SXSW: Should You Stay or Should You Go?
Did you read Monday's Onion story "SXSW as Cool and as Real as It Gets, Reports Marketing Associate?"
Erik Hess See more photos from our 2012 SxSW coverage.
Once again, the satirical site takes aim and takes down its target. South by Southwest mania is upon us, and chances are your social-media channels are already being inundated with dispatches from the Austin music festival. A good friend of mine who works in the industry actually went as far as to "pre-apologize" for it all: "On behalf of the music industry (myself included), I'd like to apologize for just how obnoxious we'll be this week while at SXSW. Extra apologies for any and all usage of the term 'killing it,' gratuitous name-dropping ('Oh, hey, [insert celebrity here]'), photos of long lines into parties, and whining about how tired we are. That said, I have to read your sports talk, and this is our Super Bowl, so we're even."
So, is SXSW really "our Super Bowl?"
I don't think so. It would be "our Super Bowl" only if the Super Bowl was attended solely by coaches, collegiate players hoping to get in to the NFL, and industry sponsors like Nike and Gatorade. Though I'm sure they exist, I've never met anyone who was unaffiliated with a band or a component of the music industry who made plans to travel all the way to Austin for SXSW. Many regular music fans typically wait for the band(s) they like to travel through their town, especially around this time of year, when most noteworthy bands are making their pilgrimage to the showcase.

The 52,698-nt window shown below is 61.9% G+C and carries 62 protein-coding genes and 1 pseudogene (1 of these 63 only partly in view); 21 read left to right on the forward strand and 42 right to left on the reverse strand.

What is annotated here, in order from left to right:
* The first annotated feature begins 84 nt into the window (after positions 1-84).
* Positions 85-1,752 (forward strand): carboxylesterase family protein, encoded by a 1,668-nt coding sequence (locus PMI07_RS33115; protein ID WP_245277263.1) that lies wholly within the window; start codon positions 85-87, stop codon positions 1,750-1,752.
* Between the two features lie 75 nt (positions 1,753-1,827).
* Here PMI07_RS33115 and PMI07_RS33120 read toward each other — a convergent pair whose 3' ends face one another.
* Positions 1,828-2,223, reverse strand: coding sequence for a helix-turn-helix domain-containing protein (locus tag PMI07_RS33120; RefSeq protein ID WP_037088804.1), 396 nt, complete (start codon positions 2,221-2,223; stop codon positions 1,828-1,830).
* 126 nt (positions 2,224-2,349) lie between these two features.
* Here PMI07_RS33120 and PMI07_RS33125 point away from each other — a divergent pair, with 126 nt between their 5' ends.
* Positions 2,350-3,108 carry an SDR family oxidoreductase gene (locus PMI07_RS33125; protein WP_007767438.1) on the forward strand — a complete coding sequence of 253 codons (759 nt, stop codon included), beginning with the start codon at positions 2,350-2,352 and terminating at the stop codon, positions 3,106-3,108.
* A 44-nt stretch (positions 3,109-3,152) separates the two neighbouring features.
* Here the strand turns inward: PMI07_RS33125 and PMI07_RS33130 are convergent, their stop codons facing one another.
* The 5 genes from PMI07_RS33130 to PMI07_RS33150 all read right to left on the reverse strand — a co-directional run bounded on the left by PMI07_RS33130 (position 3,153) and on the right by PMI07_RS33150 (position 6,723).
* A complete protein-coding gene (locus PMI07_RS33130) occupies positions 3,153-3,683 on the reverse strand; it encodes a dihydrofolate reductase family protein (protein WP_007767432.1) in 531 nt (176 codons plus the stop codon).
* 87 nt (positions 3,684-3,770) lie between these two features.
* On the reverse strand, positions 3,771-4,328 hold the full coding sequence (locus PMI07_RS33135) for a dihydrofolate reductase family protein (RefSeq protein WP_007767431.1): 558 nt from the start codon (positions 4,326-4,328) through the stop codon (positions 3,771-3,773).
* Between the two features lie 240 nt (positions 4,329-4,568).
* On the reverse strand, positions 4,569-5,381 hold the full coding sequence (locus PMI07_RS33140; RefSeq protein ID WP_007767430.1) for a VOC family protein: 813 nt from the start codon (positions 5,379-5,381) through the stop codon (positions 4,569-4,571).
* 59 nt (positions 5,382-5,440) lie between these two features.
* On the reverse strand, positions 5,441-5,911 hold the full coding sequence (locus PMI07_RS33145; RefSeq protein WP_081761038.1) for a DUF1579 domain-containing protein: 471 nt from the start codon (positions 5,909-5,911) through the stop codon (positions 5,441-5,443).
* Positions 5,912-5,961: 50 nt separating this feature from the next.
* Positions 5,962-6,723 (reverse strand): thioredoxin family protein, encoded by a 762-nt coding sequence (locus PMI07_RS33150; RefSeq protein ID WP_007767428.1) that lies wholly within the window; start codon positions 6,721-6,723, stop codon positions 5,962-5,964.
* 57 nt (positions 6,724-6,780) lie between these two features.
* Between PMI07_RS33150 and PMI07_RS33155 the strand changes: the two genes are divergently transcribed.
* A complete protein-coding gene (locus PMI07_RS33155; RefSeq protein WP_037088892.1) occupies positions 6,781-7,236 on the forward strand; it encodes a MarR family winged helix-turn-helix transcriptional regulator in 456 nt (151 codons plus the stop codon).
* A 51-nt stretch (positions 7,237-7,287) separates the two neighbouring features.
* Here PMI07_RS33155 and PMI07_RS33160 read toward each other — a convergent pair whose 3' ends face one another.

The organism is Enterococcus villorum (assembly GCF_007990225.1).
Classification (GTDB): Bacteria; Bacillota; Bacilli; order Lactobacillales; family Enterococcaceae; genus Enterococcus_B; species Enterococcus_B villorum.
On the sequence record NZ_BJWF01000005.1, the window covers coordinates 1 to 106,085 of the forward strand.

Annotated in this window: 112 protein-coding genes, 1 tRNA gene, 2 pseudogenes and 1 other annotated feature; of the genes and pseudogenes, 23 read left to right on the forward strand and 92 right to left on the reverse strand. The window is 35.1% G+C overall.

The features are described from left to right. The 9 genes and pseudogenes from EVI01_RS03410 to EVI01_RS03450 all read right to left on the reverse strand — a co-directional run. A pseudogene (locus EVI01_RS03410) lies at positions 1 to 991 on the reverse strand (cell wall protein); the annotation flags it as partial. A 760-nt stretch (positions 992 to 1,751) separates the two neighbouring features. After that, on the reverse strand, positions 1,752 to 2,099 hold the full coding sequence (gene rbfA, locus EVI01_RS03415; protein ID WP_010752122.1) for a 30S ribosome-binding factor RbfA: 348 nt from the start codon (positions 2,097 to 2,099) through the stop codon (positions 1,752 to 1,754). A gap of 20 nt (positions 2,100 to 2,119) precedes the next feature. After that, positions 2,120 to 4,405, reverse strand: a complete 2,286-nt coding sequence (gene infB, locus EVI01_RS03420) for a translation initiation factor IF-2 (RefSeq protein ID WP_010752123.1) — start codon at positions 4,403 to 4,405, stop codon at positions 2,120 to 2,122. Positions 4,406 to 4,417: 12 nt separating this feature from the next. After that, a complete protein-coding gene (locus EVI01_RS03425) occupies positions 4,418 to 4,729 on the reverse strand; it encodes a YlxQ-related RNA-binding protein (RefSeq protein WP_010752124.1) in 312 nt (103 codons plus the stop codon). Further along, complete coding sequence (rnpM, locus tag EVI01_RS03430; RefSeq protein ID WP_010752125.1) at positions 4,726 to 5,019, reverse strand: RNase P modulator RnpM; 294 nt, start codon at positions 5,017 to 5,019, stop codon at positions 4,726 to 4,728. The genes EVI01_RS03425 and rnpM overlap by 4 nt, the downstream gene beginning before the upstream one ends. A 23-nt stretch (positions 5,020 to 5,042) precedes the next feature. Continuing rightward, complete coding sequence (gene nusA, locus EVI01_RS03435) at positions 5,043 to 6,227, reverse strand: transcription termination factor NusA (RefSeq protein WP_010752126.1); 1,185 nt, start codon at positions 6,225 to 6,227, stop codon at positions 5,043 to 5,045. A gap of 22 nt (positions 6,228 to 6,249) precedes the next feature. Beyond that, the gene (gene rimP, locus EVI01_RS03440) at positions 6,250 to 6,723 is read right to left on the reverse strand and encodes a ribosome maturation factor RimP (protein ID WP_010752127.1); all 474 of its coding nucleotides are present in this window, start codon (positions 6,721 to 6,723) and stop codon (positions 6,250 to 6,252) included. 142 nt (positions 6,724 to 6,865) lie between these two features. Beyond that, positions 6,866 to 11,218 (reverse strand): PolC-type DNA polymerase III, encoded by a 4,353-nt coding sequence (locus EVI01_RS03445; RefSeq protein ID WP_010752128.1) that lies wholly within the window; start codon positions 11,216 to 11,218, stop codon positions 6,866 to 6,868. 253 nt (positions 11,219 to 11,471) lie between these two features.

Nate "Igor" Smith These are famous people that Igor Smith saw at SxSW Interactive 2013. See more.
Don't get me wrong. South by Southwest is great. I've been numerous times since 2006 and have always had a good time playing, networking, and feeling perfectly at home within a community of fellow musicians. I've had the opportunity to see some of my favorite bands in very intimate settings. I saw Vincent Gallo walking around once and Billy Bob Thornton another time. But let's face it: There's something compulsory and seemingly obligatory about the decision to go to SXSW, at least in regard to unsigned bands. Every year, more and more bands travel to the musical mecca, hoping to get signed by a major record label or to play a show for Jeff Tweedy that will prompt him to take their band on tour with Wilco.
The reality is somewhat more masturbatory. Here in Arizona, and this is the case nationwide, I'm sure, a group of bands will annually put a mini-tour of sorts together, complete with an unofficial SXSW showcase representing their local scene, and make the 16-hour trek through the desert and high plains to essentially play and get drunk with the same bands they play with on a weekly basis back home. In a different state. There's an underlying air of -- I'll try to tread lightly here -- a misplaced self-importance, I feel, in the delusion that anything other than the aforementioned playing and drinking with the usual crowd will take place.